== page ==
Fourth-tier plans offset payer’s costs and reduce utilization use of expensive specialty drugs. However, these benefit designs could also be totally counterproductive if they lead to non-adherence, excess hospitalization, and higher medical benefit expenses.


Plans with four or more tiers can create financial burdens to accessing to newer specialty therapies. Coinsurance for fourth-tier drugs averages 32%, which means that a patient would pay more than $600 for an average specialty prescription of $2,000. Fortunately, 69% of employees have a maximum dollar amount (according to Exhibit 9.9).

Employers and their pharmacy benefit managers (PBMs) typically make manufacturers of therapeutically comparable, brand-name drugs compete for placement on the plan sponsor’s formulary. See A Peek at Manufacturers’ PBM Rebates.

But unlike traditional drugs, biological specialty drugs lack generic alternatives. (An FDA review and approval process for biosimilars is still being developed.) Employers and their PBMs therefore can't negotiate traditional formulary rebates and discounts.

Thus, the coinsurance boom highlights employers' subtle, behind-the-scenes discounting strategy:
  • Make the patient pay a big share of a drug’s cost, thereby providing a discount to the payer.
  • Dare pharmaceutical manufacturers *not* to pick up the patient’s coinsurance.
Given the growth of fourth-tier coinsurance, it’s no surprise that pharmaceutical manufacturers have been stepping up copay offset programs that cover the patient’s out-of-pocket expenses. Nearly 70% of biological drugs have copay programs, compared with only 44% of traditional brand-name drugs. See A New Reality Check on Co-Pay Offset Programs. While copay offset programs generate enormous criticism, the coinsurance boom suggests that these programs will keep growing.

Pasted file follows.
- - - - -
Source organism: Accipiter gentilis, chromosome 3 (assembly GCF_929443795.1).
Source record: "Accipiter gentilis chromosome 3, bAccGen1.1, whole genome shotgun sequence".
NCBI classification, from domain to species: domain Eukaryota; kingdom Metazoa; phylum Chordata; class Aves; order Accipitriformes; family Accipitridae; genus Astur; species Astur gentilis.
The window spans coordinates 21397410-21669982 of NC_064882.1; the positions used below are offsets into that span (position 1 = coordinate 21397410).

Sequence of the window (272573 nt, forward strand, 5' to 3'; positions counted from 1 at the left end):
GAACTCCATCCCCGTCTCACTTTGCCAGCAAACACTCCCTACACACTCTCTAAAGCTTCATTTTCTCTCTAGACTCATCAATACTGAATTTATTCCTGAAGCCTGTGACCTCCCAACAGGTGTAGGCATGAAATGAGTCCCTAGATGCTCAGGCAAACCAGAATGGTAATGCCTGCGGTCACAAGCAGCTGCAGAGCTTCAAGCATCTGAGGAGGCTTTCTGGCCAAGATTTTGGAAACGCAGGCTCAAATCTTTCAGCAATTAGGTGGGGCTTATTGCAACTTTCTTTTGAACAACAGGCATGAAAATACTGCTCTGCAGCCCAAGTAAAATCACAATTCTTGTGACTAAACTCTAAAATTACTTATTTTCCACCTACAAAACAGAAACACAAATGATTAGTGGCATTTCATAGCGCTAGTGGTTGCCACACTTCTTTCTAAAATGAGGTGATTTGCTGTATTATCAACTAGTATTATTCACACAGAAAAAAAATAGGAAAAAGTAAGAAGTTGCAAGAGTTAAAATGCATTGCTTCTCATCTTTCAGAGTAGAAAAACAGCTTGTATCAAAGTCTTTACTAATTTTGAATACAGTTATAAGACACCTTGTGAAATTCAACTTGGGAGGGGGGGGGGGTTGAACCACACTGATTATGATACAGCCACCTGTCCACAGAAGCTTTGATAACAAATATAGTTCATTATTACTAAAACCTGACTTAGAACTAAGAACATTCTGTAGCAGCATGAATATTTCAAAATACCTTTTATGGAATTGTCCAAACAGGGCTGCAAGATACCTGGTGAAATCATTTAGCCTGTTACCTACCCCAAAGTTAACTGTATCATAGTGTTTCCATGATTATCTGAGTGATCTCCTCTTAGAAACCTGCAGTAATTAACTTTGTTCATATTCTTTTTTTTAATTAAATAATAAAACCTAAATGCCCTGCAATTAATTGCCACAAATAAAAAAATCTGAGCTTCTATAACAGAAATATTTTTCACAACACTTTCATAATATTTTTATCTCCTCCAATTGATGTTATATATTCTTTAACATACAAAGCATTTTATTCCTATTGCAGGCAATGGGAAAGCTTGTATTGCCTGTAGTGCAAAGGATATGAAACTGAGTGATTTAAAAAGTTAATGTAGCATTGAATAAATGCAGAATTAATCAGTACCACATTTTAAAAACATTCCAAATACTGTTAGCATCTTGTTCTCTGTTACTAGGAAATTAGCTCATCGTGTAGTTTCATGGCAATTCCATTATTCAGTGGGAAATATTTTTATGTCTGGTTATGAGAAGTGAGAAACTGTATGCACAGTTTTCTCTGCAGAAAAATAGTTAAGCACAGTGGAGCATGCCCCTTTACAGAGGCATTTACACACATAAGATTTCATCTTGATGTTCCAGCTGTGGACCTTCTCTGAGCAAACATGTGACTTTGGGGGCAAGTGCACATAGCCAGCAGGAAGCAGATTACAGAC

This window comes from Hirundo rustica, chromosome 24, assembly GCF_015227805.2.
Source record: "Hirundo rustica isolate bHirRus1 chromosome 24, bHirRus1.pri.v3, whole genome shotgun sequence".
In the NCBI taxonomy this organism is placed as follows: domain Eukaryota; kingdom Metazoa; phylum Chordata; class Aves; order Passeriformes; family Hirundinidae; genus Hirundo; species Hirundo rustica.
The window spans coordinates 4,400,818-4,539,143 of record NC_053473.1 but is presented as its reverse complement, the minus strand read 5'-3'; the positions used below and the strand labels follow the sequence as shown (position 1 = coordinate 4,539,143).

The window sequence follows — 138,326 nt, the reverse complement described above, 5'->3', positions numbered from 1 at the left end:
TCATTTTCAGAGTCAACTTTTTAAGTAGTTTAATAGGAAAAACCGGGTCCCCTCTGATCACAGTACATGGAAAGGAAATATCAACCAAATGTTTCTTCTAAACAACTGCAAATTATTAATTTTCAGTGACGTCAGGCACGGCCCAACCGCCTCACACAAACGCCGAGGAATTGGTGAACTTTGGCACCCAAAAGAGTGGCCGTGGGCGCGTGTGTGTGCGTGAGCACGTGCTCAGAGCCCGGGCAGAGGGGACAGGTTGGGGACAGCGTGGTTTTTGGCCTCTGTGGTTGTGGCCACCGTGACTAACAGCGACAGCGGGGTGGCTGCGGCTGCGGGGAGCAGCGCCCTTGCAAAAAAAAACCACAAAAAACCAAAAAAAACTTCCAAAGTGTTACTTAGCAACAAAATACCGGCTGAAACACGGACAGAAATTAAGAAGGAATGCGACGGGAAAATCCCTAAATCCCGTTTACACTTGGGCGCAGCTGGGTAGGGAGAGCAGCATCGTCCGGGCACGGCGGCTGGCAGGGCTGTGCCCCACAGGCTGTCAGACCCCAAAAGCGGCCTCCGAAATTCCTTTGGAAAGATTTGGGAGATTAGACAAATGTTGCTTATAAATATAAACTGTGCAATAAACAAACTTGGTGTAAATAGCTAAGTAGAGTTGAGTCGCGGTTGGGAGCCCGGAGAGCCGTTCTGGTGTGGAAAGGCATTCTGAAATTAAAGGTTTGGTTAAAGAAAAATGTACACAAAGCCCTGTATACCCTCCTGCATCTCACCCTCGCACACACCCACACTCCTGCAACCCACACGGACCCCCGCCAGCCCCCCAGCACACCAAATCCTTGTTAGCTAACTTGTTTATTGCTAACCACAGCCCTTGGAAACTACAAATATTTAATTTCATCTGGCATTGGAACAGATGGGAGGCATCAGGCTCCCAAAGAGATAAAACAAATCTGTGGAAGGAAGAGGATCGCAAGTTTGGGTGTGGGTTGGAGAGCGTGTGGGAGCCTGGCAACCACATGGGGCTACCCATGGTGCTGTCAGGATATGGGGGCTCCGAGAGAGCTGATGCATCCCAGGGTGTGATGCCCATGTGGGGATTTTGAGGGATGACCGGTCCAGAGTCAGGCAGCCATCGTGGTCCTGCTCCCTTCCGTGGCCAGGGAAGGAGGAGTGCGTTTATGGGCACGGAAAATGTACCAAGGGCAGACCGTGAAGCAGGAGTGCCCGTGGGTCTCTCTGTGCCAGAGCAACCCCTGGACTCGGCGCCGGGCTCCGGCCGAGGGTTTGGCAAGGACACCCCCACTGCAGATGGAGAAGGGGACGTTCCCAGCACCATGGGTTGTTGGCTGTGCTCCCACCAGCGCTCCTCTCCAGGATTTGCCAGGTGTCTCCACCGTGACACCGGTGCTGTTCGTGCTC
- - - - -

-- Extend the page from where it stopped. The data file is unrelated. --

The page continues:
A final thought to ponder: For patients facing fourth-tier coinsurance and without access to copay offset programs, “Go broke or die” doesn't seem like a sensible policy to me.


Here's Smokey Robinson & The Miracles surveying pharmacy benefit design:

For a deeper dive into formulary management, you should also review Tiers of a Clown.


P.S. To my fellow readers who will be welcoming 5774: L'Shana Tovah!


  1. Adam, Great summary. A bit concerning when coupled with medical plan out-of-pocket. Seems like it will affect compliance?

  2. Gotta get me one of those suits!

  3. Adam,
    Thanks. As always, clearly insights we need. Susan's comments echo mine. Compliance. I'm still stymied by the disconnect that employers/insurers make between cost of coverage and compliance. Studies have shown many times over that compliance drives down total cost of healthcare. Even to the point that paying 100% of drugs has a huge impact on over all costs because compliance goes up so much and needless medical care is reduced. I wish you'd add this to your input above. As the sage of our time, Allen Iverson, would say if given the opportunity: "It's compliance man, compliance. I'm talking compliance..." (He being a former 76'er I thought you'd appreciate the reference.)